Click here for examples of Person Based Approach User Needs Studies.


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The early stages of applying the Person-Based Approach involve seeking to gain an in-depth understanding of user perspectives and key context-specific behavioural issues around the target behaviour(s) and potential intervention elements. 

This may involve:

  • Discussions with PPI representatives who are members of the target user group, and with other stakeholders (e.g. practitioners, providers, policy-makers, community groups)
  • Exploring, reviewing or synthesising the relevant empirical literature (especially mixed methods and qualitative studies)
  • Identifying relevant theories and models
  • Primary qualitative research into user needs, views and experiences

An Intervention Planning Table (see example below) allows the development team to collate these sources of evidence and ideas. Benefits are that it can be used to:

  • Provide a structure to support co-creation with colleagues/PPI/stakeholders
  • Record the rationale and evidence-base for selecting or designing intervention elements
  • Capture any unresolved questions or issues to be followed up

The table is intended as a simple and flexible tool that can be adapted to the needs of a specific intervention. Some useful adaptations are:

  • Adding behavioural analysis columns to describe the behaviour change techniques that are included in the intervention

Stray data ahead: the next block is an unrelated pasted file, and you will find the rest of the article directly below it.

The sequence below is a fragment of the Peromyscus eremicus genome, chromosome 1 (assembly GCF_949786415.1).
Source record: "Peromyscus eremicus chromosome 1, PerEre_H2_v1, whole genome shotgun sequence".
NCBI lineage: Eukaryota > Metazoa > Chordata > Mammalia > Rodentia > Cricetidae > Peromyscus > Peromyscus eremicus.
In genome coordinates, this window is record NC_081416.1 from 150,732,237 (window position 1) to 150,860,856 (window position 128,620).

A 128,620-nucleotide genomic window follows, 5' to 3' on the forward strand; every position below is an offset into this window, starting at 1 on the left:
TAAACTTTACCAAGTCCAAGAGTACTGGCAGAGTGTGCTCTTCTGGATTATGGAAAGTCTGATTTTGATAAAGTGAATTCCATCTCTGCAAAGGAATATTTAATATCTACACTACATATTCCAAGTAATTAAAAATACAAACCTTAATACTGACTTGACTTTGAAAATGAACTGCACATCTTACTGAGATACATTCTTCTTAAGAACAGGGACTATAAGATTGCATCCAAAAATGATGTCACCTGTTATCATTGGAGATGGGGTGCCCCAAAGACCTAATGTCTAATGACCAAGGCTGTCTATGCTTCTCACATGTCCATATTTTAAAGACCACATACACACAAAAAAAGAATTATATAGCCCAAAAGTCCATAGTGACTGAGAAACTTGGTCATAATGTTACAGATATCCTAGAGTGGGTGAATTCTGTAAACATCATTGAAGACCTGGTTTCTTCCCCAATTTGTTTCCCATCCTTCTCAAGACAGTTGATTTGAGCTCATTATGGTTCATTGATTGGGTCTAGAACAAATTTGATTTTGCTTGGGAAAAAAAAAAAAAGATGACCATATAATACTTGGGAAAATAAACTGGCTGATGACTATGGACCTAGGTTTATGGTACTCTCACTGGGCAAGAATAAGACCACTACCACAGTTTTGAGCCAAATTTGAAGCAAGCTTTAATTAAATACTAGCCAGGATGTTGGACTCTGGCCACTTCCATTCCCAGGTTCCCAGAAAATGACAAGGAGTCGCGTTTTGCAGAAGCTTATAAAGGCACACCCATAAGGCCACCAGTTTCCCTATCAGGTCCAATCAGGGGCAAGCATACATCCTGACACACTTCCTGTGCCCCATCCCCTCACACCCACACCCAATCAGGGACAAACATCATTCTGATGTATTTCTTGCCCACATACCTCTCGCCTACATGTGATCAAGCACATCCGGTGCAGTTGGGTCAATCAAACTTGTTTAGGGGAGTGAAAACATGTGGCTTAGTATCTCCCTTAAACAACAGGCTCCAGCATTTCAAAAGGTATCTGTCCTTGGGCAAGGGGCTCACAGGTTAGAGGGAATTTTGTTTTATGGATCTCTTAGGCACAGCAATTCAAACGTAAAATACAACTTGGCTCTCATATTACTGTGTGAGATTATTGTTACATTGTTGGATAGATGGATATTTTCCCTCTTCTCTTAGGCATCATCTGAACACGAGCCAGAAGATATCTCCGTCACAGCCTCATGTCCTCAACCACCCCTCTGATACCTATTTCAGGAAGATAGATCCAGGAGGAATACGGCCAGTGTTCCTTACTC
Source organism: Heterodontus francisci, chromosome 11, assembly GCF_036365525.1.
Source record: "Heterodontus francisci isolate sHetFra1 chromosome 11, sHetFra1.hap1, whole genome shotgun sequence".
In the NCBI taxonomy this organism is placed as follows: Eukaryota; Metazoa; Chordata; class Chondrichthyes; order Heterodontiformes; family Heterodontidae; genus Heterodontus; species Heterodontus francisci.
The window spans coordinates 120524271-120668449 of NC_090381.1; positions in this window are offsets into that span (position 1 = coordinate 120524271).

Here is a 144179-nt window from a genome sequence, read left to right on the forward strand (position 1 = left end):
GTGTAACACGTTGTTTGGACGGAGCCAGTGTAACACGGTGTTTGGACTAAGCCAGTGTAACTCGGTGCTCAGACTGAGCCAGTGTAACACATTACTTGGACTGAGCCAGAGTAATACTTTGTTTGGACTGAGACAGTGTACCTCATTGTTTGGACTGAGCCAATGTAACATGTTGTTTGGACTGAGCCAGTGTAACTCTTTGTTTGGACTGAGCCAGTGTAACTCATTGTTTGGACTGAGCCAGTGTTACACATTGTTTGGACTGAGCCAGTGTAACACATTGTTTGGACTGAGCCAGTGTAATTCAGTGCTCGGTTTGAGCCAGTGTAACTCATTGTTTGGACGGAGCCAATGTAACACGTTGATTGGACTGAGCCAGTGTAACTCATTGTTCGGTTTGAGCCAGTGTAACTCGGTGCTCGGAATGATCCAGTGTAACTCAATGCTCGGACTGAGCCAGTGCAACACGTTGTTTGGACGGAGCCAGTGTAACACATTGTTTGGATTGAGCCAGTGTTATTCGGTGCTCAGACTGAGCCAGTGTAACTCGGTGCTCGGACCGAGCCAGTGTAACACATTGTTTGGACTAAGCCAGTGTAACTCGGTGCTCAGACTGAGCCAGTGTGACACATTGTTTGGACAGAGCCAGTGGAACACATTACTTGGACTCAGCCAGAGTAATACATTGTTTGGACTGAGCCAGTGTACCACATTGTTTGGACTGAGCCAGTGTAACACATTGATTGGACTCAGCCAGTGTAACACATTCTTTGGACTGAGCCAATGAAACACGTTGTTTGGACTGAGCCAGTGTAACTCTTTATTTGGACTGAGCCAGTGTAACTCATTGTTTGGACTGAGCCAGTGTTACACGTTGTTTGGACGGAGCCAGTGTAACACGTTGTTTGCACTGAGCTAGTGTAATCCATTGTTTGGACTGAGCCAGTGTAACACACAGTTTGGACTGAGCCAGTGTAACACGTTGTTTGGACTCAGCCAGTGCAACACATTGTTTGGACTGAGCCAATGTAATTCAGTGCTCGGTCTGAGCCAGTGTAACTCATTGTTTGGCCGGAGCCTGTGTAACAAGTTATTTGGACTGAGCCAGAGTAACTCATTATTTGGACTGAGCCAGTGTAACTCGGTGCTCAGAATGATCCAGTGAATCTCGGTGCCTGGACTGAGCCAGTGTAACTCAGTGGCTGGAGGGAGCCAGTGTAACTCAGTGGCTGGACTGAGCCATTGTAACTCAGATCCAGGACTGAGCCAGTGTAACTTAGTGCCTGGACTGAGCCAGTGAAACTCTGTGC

• Adding ranking criteria for guiding decisions about whether and how to include intervention elements. A research team might agree to give highest priority to elements that are required for legal or clinical reasons, second priority to elements that are endorsed by stakeholders and central to the logic model, and lower priority to elements that do not meet these criteria.

The aim of guiding principles is to highlight how the intervention will address key issues crucial to engagement in the specific context of the target users.

To achieve this we:

  1. Identify the specific user characteristics likely to affect engagement, such as their views, needs and capabilities (see first column of table below).
  2. Identify key intervention design objectives to improve engagement – what the intervention design must achieve to meet these specific needs or overcome these specific barriers
  3. Identify key features of the intervention that will achieve those objectives. Key features can include behaviour change techniques (from intervention planning - e.g. goal setting), delivery characteristics (e.g. video format), implementation setting (e.g. schools), communication methods (e.g. framing), navigation methods (e.g. tunnelling, self-tailoring), or any other aspect of the intervention that could affect engagement.

The golden principles of Guiding Principles are:

  • They draw on an in-depth understanding of your target user group
  • They focus on making the intervention engaging – persuasive, meaningful, enjoyable
  • They can be revisited and refined throughout development
  • They provide a brief summary of what should be especially appealing and useful about this particular intervention for this particular group of users and their context

This example shows the guiding principles for designing a digital intervention to encourage older people to become more physically active.